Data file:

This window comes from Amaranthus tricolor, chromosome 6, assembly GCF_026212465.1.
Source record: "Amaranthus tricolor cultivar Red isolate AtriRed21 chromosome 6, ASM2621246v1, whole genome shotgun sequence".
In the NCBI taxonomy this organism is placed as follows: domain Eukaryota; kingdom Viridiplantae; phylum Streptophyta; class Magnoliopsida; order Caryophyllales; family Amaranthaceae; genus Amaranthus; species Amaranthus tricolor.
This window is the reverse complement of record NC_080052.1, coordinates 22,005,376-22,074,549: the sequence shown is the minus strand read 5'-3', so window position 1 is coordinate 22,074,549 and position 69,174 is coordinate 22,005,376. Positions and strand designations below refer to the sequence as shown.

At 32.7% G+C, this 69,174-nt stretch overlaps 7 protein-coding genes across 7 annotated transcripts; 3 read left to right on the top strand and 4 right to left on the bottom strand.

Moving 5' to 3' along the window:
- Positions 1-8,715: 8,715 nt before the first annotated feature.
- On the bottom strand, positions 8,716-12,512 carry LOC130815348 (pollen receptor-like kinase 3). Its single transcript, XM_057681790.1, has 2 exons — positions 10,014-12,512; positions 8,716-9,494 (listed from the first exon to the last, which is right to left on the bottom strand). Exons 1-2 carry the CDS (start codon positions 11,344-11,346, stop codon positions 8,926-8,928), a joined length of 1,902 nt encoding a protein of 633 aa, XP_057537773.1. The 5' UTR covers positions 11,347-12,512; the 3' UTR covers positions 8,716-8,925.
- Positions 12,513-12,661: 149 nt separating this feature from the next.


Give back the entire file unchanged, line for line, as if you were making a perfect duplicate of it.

This window comes from Amaranthus tricolor, chromosome 6, assembly GCF_026212465.1.
Source record: "Amaranthus tricolor cultivar Red isolate AtriRed21 chromosome 6, ASM2621246v1, whole genome shotgun sequence".
In the NCBI taxonomy this organism is placed as follows: domain Eukaryota; kingdom Viridiplantae; phylum Streptophyta; class Magnoliopsida; order Caryophyllales; family Amaranthaceae; genus Amaranthus; species Amaranthus tricolor.
This window is the reverse complement of record NC_080052.1, coordinates 22,005,376-22,074,549: the sequence shown is the minus strand read 5'-3', so window position 1 is coordinate 22,074,549 and position 69,174 is coordinate 22,005,376. Positions and strand designations below refer to the sequence as shown.

At 32.7% G+C, this 69,174-nt stretch overlaps 7 protein-coding genes across 7 annotated transcripts; 3 read left to right on the top strand and 4 right to left on the bottom strand.

Moving 5' to 3' along the window:
- Positions 1-8,715: 8,715 nt before the first annotated feature.
- On the bottom strand, positions 8,716-12,512 carry LOC130815348 (pollen receptor-like kinase 3). Its single transcript, XM_057681790.1, has 2 exons — positions 10,014-12,512; positions 8,716-9,494 (listed from the first exon to the last, which is right to left on the bottom strand). Exons 1-2 carry the CDS (start codon positions 11,344-11,346, stop codon positions 8,926-8,928), a joined length of 1,902 nt encoding a protein of 633 aa, XP_057537773.1. The 5' UTR covers positions 11,347-12,512; the 3' UTR covers positions 8,716-8,925.
- Positions 12,513-12,661: 149 nt separating this feature from the next.